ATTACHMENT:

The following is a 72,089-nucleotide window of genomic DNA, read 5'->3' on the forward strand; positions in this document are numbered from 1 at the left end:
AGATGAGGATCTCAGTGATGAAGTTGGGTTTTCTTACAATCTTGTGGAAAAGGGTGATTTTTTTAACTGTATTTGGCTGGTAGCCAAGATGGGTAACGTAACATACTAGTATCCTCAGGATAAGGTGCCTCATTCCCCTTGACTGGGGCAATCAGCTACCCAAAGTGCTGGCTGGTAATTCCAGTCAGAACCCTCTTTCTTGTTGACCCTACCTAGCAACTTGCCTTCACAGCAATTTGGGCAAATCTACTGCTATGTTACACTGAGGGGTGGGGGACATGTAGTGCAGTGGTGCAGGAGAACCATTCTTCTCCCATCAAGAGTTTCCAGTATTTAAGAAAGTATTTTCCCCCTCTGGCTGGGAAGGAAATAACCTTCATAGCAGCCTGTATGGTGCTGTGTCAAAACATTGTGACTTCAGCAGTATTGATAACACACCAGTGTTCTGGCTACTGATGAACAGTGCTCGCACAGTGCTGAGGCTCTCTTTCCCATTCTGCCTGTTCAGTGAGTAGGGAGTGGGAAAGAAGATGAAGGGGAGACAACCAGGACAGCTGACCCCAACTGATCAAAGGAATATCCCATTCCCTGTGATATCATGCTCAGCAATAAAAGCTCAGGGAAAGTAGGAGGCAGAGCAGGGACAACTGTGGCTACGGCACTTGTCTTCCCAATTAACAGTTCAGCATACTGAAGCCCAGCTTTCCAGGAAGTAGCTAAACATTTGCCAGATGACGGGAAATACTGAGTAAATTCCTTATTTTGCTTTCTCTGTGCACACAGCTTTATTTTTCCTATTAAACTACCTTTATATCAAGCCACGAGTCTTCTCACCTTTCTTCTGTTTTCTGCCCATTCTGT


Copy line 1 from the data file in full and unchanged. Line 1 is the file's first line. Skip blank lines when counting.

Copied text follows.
The following is a 72,089-nucleotide window of genomic DNA, read 5'->3' on the forward strand; positions in this document are numbered from 1 at the left end: